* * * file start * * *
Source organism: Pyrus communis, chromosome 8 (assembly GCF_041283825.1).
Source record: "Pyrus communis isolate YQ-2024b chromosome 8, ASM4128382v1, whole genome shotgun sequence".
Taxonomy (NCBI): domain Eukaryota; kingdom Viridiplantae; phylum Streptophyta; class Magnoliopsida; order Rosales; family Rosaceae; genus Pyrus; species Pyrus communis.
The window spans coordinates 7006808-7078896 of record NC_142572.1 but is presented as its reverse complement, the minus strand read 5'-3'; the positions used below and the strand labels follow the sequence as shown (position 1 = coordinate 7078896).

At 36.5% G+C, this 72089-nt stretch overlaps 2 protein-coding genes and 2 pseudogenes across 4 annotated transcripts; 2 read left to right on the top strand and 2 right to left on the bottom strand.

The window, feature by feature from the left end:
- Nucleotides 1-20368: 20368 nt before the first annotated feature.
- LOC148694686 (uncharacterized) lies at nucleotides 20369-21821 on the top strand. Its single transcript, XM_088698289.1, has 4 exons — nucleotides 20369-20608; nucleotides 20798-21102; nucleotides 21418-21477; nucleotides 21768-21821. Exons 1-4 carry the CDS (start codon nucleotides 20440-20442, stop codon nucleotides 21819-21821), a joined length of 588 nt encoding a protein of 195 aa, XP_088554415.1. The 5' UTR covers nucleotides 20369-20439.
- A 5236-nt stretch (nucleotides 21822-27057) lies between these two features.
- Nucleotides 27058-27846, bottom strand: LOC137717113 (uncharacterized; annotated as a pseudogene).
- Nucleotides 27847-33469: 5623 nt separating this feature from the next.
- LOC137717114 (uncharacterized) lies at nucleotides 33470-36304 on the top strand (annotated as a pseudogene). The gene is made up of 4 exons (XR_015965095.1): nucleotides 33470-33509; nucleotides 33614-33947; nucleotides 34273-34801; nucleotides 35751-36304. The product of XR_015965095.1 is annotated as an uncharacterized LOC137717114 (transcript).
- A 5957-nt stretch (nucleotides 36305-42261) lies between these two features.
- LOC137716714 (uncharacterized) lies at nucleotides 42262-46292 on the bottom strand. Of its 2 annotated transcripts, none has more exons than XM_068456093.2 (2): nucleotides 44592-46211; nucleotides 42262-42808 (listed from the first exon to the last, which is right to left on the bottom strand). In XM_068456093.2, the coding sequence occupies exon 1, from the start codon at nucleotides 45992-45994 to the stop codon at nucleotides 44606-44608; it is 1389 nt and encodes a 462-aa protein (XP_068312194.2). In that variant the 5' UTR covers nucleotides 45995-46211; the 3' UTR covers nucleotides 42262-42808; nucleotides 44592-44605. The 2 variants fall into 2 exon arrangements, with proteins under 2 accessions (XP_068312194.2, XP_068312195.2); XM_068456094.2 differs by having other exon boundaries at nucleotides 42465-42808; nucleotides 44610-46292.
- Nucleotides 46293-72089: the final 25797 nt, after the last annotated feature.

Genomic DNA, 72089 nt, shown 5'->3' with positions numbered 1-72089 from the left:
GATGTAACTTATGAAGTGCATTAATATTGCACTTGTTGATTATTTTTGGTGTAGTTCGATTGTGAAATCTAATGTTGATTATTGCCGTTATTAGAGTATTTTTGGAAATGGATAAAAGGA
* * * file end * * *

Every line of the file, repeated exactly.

Source organism: Pyrus communis, chromosome 8 (assembly GCF_041283825.1).
Source record: "Pyrus communis isolate YQ-2024b chromosome 8, ASM4128382v1, whole genome shotgun sequence".
Taxonomy (NCBI): domain Eukaryota; kingdom Viridiplantae; phylum Streptophyta; class Magnoliopsida; order Rosales; family Rosaceae; genus Pyrus; species Pyrus communis.
The window spans coordinates 7006808-7078896 of record NC_142572.1 but is presented as its reverse complement, the minus strand read 5'-3'; the positions used below and the strand labels follow the sequence as shown (position 1 = coordinate 7078896).

At 36.5% G+C, this 72089-nt stretch overlaps 2 protein-coding genes and 2 pseudogenes across 4 annotated transcripts; 2 read left to right on the top strand and 2 right to left on the bottom strand.

The window, feature by feature from the left end:
- Nucleotides 1-20368: 20368 nt before the first annotated feature.
- LOC148694686 (uncharacterized) lies at nucleotides 20369-21821 on the top strand. Its single transcript, XM_088698289.1, has 4 exons — nucleotides 20369-20608; nucleotides 20798-21102; nucleotides 21418-21477; nucleotides 21768-21821. Exons 1-4 carry the CDS (start codon nucleotides 20440-20442, stop codon nucleotides 21819-21821), a joined length of 588 nt encoding a protein of 195 aa, XP_088554415.1. The 5' UTR covers nucleotides 20369-20439.
- A 5236-nt stretch (nucleotides 21822-27057) lies between these two features.
- Nucleotides 27058-27846, bottom strand: LOC137717113 (uncharacterized; annotated as a pseudogene).
- Nucleotides 27847-33469: 5623 nt separating this feature from the next.
- LOC137717114 (uncharacterized) lies at nucleotides 33470-36304 on the top strand (annotated as a pseudogene). The gene is made up of 4 exons (XR_015965095.1): nucleotides 33470-33509; nucleotides 33614-33947; nucleotides 34273-34801; nucleotides 35751-36304. The product of XR_015965095.1 is annotated as an uncharacterized LOC137717114 (transcript).
- A 5957-nt stretch (nucleotides 36305-42261) lies between these two features.
- LOC137716714 (uncharacterized) lies at nucleotides 42262-46292 on the bottom strand. Of its 2 annotated transcripts, none has more exons than XM_068456093.2 (2): nucleotides 44592-46211; nucleotides 42262-42808 (listed from the first exon to the last, which is right to left on the bottom strand). In XM_068456093.2, the coding sequence occupies exon 1, from the start codon at nucleotides 45992-45994 to the stop codon at nucleotides 44606-44608; it is 1389 nt and encodes a 462-aa protein (XP_068312194.2). In that variant the 5' UTR covers nucleotides 45995-46211; the 3' UTR covers nucleotides 42262-42808; nucleotides 44592-44605. The 2 variants fall into 2 exon arrangements, with proteins under 2 accessions (XP_068312194.2, XP_068312195.2); XM_068456094.2 differs by having other exon boundaries at nucleotides 42465-42808; nucleotides 44610-46292.
- Nucleotides 46293-72089: the final 25797 nt, after the last annotated feature.

Genomic DNA, 72089 nt, shown 5'->3' with positions numbered 1-72089 from the left:
GATGTAACTTATGAAGTGCATTAATATTGCACTTGTTGATTATTTTTGGTGTAGTTCGATTGTGAAATCTAATGTTGATTATTGCCGTTATTAGAGTATTTTTGGAAATGGATAAAAGGA